Many ships have remote measuring systems that are safe, accurate, and are class approved. However, the use of these remote systems should not be taken for granted as without regular maintenance and testing, these pieces of equipment may give false readings because of line blockages, air pressure failure, or transmitter/electrical problems. Therefore before Bunkering, the remote readings should be cross-checked with manual soundings. This cross-check may be included in the ship's planned maintenance routines. Smaller ships may have tank gauges fitted directly on the bunker tank. These gauges should be checked and calibrated every docking cycle to ensure that they are fully operational and accurate. They may be in the form of a pressure gauge read-out, or a stainless steel tube containing the bunker fluid with an external sight glass using magnetic indicators as shown in the photographs opposite.

The ship should have certain knowledge as to how full the tanks can be filled safely. It is often normal to fill bunker tanks to 90% capacity. Some tanks may require less due to unusual shape and internal configuration which can cause air locks and pockets.

Confirmation just after Bunkering.
  1. Confirmation of dried-up condition of barge: The Chief Engineer shall have the engineer in charge confirm the dried-up condition of the barge tanks (or the shore tank meter), just after pump stopping.

  2. Confirmation of volume just after Bunkering: After the Bunkering, if a significant difference exists between the vessel side's measurement and that by the Supplier, the Chief Engineer shall prepare and submit a protest letter with the measurement by the vessel side to the shipowner Fuel management office (copy to the Technical Superintendent). Although it depends upon the total refueling volume, for example, about 2% or more to the expected refueling of 1,000 metric tons and about 5% or more to the expected DO refueling volume of 100 metric tons may be a standard. In this case, the volume measured by the vessel side shall be entered against a remarks column on the bunker receipt, and it is desirable to obtain the suppliers signature on the protest letter.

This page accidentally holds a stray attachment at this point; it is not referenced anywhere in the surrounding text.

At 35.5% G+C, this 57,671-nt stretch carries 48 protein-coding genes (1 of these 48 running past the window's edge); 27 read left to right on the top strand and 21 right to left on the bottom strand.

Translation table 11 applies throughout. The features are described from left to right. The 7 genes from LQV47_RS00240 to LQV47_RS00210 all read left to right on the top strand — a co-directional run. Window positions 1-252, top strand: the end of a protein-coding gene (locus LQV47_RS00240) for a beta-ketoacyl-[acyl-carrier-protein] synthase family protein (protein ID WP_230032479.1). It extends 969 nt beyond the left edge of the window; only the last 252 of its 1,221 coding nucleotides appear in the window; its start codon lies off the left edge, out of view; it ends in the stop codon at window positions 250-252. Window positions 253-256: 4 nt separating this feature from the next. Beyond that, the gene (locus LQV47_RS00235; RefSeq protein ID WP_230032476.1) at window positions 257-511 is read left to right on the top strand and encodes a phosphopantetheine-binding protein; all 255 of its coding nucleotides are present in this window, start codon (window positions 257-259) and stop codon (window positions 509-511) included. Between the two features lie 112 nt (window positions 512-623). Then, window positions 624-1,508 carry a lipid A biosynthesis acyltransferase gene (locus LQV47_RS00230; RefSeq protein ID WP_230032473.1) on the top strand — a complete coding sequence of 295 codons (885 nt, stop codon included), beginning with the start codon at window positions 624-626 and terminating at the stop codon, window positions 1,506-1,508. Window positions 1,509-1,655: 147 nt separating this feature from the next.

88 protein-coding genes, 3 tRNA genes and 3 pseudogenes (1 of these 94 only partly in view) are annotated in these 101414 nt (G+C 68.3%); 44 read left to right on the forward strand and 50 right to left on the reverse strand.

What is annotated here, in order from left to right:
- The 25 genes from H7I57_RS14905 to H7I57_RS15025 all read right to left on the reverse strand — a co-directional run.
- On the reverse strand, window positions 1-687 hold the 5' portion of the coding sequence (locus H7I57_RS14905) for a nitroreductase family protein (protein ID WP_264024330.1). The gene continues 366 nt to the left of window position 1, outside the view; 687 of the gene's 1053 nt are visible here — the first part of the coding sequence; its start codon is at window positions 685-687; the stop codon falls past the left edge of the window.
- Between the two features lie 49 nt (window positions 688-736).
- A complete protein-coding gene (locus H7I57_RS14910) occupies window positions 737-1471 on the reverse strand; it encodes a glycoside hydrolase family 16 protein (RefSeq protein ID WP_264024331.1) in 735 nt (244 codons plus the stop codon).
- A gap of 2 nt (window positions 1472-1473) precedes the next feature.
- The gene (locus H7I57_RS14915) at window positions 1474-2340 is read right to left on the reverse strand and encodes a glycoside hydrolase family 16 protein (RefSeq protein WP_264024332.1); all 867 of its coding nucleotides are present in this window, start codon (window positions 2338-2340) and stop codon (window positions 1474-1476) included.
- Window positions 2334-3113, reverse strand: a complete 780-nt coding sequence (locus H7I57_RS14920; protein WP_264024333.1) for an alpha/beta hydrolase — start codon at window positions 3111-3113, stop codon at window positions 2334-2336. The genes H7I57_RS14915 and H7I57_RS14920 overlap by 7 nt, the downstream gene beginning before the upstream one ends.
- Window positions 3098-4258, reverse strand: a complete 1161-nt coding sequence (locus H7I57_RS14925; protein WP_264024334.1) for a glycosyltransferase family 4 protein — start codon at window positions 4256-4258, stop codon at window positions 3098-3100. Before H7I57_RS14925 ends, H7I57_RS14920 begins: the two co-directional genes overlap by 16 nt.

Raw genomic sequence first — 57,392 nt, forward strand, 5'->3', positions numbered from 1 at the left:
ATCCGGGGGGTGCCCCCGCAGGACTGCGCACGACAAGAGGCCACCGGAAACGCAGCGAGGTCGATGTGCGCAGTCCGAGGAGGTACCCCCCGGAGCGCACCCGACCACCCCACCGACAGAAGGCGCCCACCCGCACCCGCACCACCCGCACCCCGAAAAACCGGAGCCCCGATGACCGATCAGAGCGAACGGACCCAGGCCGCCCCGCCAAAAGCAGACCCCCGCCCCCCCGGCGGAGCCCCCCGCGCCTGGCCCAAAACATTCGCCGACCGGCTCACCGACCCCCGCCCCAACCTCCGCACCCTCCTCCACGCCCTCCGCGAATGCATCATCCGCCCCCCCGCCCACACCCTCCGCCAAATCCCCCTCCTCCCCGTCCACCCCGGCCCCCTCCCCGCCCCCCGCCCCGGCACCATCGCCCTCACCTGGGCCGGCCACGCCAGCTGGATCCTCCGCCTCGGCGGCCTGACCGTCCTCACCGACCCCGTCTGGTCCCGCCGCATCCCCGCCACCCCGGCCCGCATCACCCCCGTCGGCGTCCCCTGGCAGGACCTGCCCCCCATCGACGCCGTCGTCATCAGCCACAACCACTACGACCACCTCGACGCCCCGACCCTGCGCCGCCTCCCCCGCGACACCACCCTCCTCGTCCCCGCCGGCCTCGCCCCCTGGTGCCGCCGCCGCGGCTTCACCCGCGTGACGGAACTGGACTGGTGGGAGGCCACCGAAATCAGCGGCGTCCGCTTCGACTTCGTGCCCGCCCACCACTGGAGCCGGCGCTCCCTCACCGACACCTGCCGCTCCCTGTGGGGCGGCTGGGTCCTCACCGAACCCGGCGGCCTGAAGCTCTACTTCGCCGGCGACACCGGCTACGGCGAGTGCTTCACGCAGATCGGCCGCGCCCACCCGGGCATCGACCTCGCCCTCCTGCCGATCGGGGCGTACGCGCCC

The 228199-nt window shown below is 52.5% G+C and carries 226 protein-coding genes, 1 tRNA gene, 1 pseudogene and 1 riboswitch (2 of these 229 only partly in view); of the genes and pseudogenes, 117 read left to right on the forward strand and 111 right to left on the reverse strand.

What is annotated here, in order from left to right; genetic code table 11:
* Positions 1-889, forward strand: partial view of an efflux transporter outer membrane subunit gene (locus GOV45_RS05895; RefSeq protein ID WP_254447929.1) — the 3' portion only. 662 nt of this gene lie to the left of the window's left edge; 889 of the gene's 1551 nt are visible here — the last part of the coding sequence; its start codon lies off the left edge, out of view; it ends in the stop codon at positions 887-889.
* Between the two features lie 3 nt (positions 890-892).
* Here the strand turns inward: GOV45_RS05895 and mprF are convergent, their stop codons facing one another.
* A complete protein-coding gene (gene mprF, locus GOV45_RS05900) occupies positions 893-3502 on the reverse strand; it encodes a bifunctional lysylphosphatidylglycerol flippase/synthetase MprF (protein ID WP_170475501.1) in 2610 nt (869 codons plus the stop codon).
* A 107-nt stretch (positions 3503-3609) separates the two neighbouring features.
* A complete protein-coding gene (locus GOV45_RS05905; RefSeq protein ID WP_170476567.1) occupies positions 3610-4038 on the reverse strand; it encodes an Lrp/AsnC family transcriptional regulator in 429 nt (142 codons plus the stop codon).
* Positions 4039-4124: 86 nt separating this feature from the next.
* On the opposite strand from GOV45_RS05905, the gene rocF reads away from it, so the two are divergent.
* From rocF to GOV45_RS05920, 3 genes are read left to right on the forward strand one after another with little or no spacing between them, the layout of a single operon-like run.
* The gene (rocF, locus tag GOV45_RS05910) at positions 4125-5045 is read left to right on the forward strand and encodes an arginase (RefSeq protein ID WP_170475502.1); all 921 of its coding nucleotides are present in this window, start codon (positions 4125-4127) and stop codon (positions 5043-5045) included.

3. When the following matters besides shortage volume are generated the Chief Engineer should prepare and submit a STATEMENT OF FACT (FREEFORM) to the shipowner and copy to the Technical Superintendent without hesitation: i) when the Barge did not arrive according to time, ii) the correspondence of the crew of the Barge is unjust & iii) additionally, matter thought that Bunkering (Operation) is unjust.

Burning trial

The Chief Engineer shall carry out a burning trial as early as possible after the completion of Bunkering to grasp the qualities of the replenished FO, and shall endeavor to prevent engine troubles caused by the qualities of the FO beforehand. The burning trial shall be carried out according to the following procedures:
  1. When an analysis by the third party is carried out, the burning trial shall be done immediately, talking account of the analysis results.
  2. When an analysis by a third party is carried out, the burning trial shall be carried out at the earliest opportunity.
  3. The burning trial shall be carried out for one or two days, ensuring that FO in the FO settling tanks and service tanks has been replaced.
  4. During the burning trial, great attention shall be given to discharging conditions of sludge and water from purifiers, operational factors such as exhaust temperature, the maximum pressure of the main engine, change of the smoke's color, and so on. Abnormal burning or generation of a large amount of mixed sludge and the like (if any) should be reported immediately to the Technical Superintendent.

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ShipsBusiness.com is merely an informational site about various aspects of ships operation,maintenance procedure, prevention of pollution and many safety guideline. The procedures explained here are only indicative, not exhaustive in nature and one must always be guided by practices of good seamanship.